My lips pressed together. I didn’t want to say.
“Was it the twins?”
Shocked, I stopped moving. How could he know that?
He nodded at my silence, reading the truth in it. “They’re trouble,” he said. “I saw them trying to push a cat through the book return slot at the library.”
My eyes widened, then I laughed out loud. “Seriously?” It was the first word I’d spoken to him.
“Yup. Had the whole body through before I got to them.”
“You saved the cat?”
He grinned. “When you have mad superhero skills like mine, you have to share them with the world.”
Then he winked and started walking again.
That was when I fell for him. I could almost feel the impact. It was probably hero worship in the beginning, but over time, as I got to know him, it slowly changed to love, real love, the kind that coated your heart at first, but then soaked in deeper with every look, every word, and every accidental brush of skin until your heart was completely saturated with it.
When we finally got to my house that day, he put his arm out to stop me. His dark gaze met mine and he said, “Before you go in, I need a favor.”
I nodded because I would do just about anything he asked.
“Don’t sit on your roof at night anymore.”
I sucked in a breath, blinking at him in surprise.
“If you fell off and everyone was sleeping, you could get hurt and no one would know. I can’t keep staying up to check on you. Superheroes need their beauty sleep.” Then he smirked at me, but his eyes told me he was serious.
My mouth fell open. The roof was my secret. I loved to sit out there and sketch with nothing but the moonlight to guide my hand. I stared up at him, alarmed now, wondering if he was some weirdo stalker.
His eyes narrowed at my reaction. “I live behind you,” he explained. “On Woodcart Road.” He gestured in that direction with his chin. “My window is in the back. I can see the back of your house from it.”
I pictured Woodcart Road. It wasn’t very long, and I thought I knew all the kids on that street, even the older ones. But before I could ask him anything more, the front door opened and my mother inhaled sharply. “Where on earth have you been, Sarah? The twins left with their mother hours ago, and you were nowhere to be found.”
My jaw clenched at the thought of them. Well, now I didn’t have to tell their parents that I’d lost them. My father appeared in the doorway too, taking me in and looking at the boy beside me.
“Hey, Sarah Smile,” Dad said. “You had us worried.”
I wondered if the boy would tell them what had happened, and I silently pleaded for him not to. But he didn’t seem inclined to say much as he stood there smiling politely at my parents. I wanted to ask his name, to say something more so he wouldn’t think I was some strange, mostly mute girl, but I couldn’t because at that moment my mother took me by the arm and pulled me inside the house.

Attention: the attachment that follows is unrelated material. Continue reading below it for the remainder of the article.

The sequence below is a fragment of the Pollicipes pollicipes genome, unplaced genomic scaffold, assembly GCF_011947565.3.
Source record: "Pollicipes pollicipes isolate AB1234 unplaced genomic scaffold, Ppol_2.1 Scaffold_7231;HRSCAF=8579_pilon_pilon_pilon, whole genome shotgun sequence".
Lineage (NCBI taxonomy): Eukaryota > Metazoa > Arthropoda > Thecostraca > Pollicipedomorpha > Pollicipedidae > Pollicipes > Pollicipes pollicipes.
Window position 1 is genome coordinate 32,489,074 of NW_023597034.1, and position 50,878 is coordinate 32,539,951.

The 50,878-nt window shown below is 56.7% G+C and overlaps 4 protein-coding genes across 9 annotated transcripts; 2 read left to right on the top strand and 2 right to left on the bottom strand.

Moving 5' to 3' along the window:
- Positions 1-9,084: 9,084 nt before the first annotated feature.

“We’ve been looking everywhere for you,” she scolded. Apparently, I had been missed.
My eyes met the calm gaze of my father, who glanced from me to the boy again. Then he nodded at me before he walked outside to talk to him.
“How are you, son?” Dad asked. He put a hand on the boy’s shoulder as if he knew him. But that was all I saw because my mother was already ushering me into the bathroom and running the water for a warm bath.
• • •
It wasn’t until dinner that night that I finally learned who the boy was. My father said his name, and in my mind I kept repeating it over and over again. Spencer. I liked it. It suited him.
“I don’t want the girls having anything to do with him.” My mother spoke around a mouthful of spaghetti.
Both Emma and I were riveted to the conversation, awaiting the result. When Emma found out Spencer had brought me home, her eyes went wide, and she wanted to hear every detail. Since the main detail involved huge amounts of humiliation for me, she’d laughed her butt off. We both knew I was no competition for her when it came to boys, and she seemed to revel in my embarrassment.
“Have some compassion, Maggie. He lost both his parents,” Dad said. “He’s a good kid. It’s not his fault Jackson is his uncle. As long as the girls don’t go over to that house, I don’t see any reason to keep them away from him.”
When my mother was overruled, I got a pursed-lip glance of disapproval from her. But I hardly noticed because I’d just learned that Spencer lost his parents. Now he was living around the block from us with his uncle. That was why I’d never seen him before. My heart hurt for him.
Spencer’s uncle was probably my father’s least favorite person in South Seaport. My father was a good man, a good policeman too, and as honest as the day was long. That was what people said about him. He was a towering example of good character, and I completely idolized him.
Jackson Pierce, on the other hand, was an untouchable villain. The Pierce family had lived in South Seaport for generations, and they had connections. Jackson was a well-known figure around town, tall and burly, with a round, full face and a head of thick white hair. He’d smile when he passed you on the street, but his narrowed eyes told you the smile wasn’t real.
Jackson owned two popular bars, one on Main Street and the other down by the docks. He was doing something illegal in those bars. I didn’t know what, but my father did, and he was ordered to turn a blind eye. That was what he told my mother as he whispered angrily in the kitchen after Emma and I had gone to bed one night. Our house was small, and I could easily hear the quiet conversations that weren’t meant for my ears. Usually, when my parents argued, I silently sided with my father. I wasn’t exactly a daddy’s girl, but I’d always identified more strongly with him.
While Emma had the soft feminine looks of my mother with her creamy skin, dark eyes, and wavy brown hair, I was the image of my dad. He and I were made of sharp angles and unexpected contrasts. Our hair was bright red, our eyes were green like the sea, and our jaws were perfectly square. We were tall and skinny, quiet but with a fiery temper that could flare unexpectedly. I was proud to be so much like him, even though the looks that made my father handsome didn’t quite translate the same way to me. I wasn’t pretty, but there was no mistaking whose daughter I was.
My looks had never bothered me before. So I’d never bothered with them. But from that day forward, the feminine wiles lying dormant inside me began to bubble to the surface. Spencer had awoken them. My thoughts were filled of him and when I left the house, my eyes searched for him. Something changed the day we met. The shift was small but pivotal.
Somehow I knew things would never be the same.